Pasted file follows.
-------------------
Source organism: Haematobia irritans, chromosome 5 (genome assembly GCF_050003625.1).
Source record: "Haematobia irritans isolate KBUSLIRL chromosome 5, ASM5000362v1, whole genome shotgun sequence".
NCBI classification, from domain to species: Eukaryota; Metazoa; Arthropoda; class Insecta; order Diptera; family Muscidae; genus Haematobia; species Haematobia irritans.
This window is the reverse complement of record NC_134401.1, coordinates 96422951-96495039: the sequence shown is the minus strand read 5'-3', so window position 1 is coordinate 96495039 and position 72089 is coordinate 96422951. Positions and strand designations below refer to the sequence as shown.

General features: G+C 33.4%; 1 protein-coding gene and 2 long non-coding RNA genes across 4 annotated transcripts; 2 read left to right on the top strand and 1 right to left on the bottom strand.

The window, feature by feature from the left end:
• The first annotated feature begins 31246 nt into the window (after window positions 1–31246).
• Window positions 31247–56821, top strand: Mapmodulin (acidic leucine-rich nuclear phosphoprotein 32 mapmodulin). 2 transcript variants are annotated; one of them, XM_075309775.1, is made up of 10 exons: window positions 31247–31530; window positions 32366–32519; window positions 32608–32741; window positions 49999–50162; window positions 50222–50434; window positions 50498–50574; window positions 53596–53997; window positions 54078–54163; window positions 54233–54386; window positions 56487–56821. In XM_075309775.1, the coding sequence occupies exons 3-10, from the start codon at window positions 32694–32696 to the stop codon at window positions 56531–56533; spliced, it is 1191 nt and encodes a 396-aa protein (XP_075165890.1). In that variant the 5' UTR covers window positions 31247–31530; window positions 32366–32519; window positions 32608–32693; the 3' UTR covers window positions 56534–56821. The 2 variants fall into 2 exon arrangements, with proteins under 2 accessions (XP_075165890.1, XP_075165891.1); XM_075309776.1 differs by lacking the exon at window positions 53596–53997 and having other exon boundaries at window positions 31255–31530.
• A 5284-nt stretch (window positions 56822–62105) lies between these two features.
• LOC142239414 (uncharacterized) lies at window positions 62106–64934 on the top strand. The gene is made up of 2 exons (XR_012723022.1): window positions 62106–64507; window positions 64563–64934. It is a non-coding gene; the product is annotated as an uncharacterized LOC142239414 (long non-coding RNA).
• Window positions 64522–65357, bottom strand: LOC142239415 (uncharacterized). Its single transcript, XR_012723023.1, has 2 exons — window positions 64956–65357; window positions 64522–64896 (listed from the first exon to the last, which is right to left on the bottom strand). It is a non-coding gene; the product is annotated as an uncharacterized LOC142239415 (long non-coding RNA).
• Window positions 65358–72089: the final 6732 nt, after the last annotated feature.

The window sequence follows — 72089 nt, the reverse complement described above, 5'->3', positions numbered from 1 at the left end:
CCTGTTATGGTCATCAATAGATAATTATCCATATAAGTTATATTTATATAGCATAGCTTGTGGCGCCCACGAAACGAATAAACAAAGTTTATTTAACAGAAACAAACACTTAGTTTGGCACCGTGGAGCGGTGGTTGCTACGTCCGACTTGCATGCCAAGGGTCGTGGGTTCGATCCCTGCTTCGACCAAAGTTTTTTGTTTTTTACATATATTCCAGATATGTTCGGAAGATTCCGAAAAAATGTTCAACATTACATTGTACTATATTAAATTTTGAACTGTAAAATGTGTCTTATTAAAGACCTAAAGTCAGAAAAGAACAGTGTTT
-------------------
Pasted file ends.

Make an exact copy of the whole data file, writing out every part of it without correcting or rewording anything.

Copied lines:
Source organism: Haematobia irritans, chromosome 5 (genome assembly GCF_050003625.1).
Source record: "Haematobia irritans isolate KBUSLIRL chromosome 5, ASM5000362v1, whole genome shotgun sequence".
NCBI classification, from domain to species: Eukaryota; Metazoa; Arthropoda; class Insecta; order Diptera; family Muscidae; genus Haematobia; species Haematobia irritans.
This window is the reverse complement of record NC_134401.1, coordinates 96422951-96495039: the sequence shown is the minus strand read 5'-3', so window position 1 is coordinate 96495039 and position 72089 is coordinate 96422951. Positions and strand designations below refer to the sequence as shown.

General features: G+C 33.4%; 1 protein-coding gene and 2 long non-coding RNA genes across 4 annotated transcripts; 2 read left to right on the top strand and 1 right to left on the bottom strand.

The window, feature by feature from the left end:
• The first annotated feature begins 31246 nt into the window (after window positions 1–31246).
• Window positions 31247–56821, top strand: Mapmodulin (acidic leucine-rich nuclear phosphoprotein 32 mapmodulin). 2 transcript variants are annotated; one of them, XM_075309775.1, is made up of 10 exons: window positions 31247–31530; window positions 32366–32519; window positions 32608–32741; window positions 49999–50162; window positions 50222–50434; window positions 50498–50574; window positions 53596–53997; window positions 54078–54163; window positions 54233–54386; window positions 56487–56821. In XM_075309775.1, the coding sequence occupies exons 3-10, from the start codon at window positions 32694–32696 to the stop codon at window positions 56531–56533; spliced, it is 1191 nt and encodes a 396-aa protein (XP_075165890.1). In that variant the 5' UTR covers window positions 31247–31530; window positions 32366–32519; window positions 32608–32693; the 3' UTR covers window positions 56534–56821. The 2 variants fall into 2 exon arrangements, with proteins under 2 accessions (XP_075165890.1, XP_075165891.1); XM_075309776.1 differs by lacking the exon at window positions 53596–53997 and having other exon boundaries at window positions 31255–31530.
• A 5284-nt stretch (window positions 56822–62105) lies between these two features.
• LOC142239414 (uncharacterized) lies at window positions 62106–64934 on the top strand. The gene is made up of 2 exons (XR_012723022.1): window positions 62106–64507; window positions 64563–64934. It is a non-coding gene; the product is annotated as an uncharacterized LOC142239414 (long non-coding RNA).
• Window positions 64522–65357, bottom strand: LOC142239415 (uncharacterized). Its single transcript, XR_012723023.1, has 2 exons — window positions 64956–65357; window positions 64522–64896 (listed from the first exon to the last, which is right to left on the bottom strand). It is a non-coding gene; the product is annotated as an uncharacterized LOC142239415 (long non-coding RNA).
• Window positions 65358–72089: the final 6732 nt, after the last annotated feature.

The window sequence follows — 72089 nt, the reverse complement described above, 5'->3', positions numbered from 1 at the left end:
CCTGTTATGGTCATCAATAGATAATTATCCATATAAGTTATATTTATATAGCATAGCTTGTGGCGCCCACGAAACGAATAAACAAAGTTTATTTAACAGAAACAAACACTTAGTTTGGCACCGTGGAGCGGTGGTTGCTACGTCCGACTTGCATGCCAAGGGTCGTGGGTTCGATCCCTGCTTCGACCAAAGTTTTTTGTTTTTTACATATATTCCAGATATGTTCGGAAGATTCCGAAAAAATGTTCAACATTACATTGTACTATATTAAATTTTGAACTGTAAAATGTGTCTTATTAAAGACCTAAAGTCAGAAAAGAACAGTGTTT